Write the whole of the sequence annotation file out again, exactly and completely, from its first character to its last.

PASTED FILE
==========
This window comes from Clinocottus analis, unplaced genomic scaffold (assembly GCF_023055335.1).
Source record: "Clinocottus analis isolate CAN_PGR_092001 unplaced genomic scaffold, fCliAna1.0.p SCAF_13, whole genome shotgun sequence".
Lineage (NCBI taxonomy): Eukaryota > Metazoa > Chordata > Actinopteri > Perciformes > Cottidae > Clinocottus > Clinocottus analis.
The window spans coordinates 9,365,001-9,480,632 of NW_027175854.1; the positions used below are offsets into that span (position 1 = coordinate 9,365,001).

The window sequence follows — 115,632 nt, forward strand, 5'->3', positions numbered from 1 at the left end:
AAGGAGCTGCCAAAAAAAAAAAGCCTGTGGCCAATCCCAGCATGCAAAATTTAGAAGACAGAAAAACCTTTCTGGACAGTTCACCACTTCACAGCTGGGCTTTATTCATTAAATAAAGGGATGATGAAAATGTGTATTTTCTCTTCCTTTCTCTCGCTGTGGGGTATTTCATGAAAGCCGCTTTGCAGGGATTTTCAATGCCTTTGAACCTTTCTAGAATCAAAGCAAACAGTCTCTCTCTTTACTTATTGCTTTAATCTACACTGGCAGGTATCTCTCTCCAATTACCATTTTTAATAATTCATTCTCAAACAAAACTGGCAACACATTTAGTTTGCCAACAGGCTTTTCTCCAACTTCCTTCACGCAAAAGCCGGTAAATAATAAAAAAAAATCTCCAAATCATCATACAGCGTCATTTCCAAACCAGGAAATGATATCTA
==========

This window comes from Clinocottus analis, unplaced genomic scaffold (assembly GCF_023055335.1).
Source record: "Clinocottus analis isolate CAN_PGR_092001 unplaced genomic scaffold, fCliAna1.0.p SCAF_13, whole genome shotgun sequence".
Lineage (NCBI taxonomy): Eukaryota > Metazoa > Chordata > Actinopteri > Perciformes > Cottidae > Clinocottus > Clinocottus analis.
The window spans coordinates 9,365,001-9,480,632 of NW_027175854.1; the positions used below are offsets into that span (position 1 = coordinate 9,365,001).

The window sequence follows — 115,632 nt, forward strand, 5'->3', positions numbered from 1 at the left end:
AAGGAGCTGCCAAAAAAAAAAAGCCTGTGGCCAATCCCAGCATGCAAAATTTAGAAGACAGAAAAACCTTTCTGGACAGTTCACCACTTCACAGCTGGGCTTTATTCATTAAATAAAGGGATGATGAAAATGTGTATTTTCTCTTCCTTTCTCTCGCTGTGGGGTATTTCATGAAAGCCGCTTTGCAGGGATTTTCAATGCCTTTGAACCTTTCTAGAATCAAAGCAAACAGTCTCTCTCTTTACTTATTGCTTTAATCTACACTGGCAGGTATCTCTCTCCAATTACCATTTTTAATAATTCATTCTCAAACAAAACTGGCAACACATTTAGTTTGCCAACAGGCTTTTCTCCAACTTCCTTCACGCAAAAGCCGGTAAATAATAAAAAAAAATCTCCAAATCATCATACAGCGTCATTTCCAAACCAGGAAATGATATCTA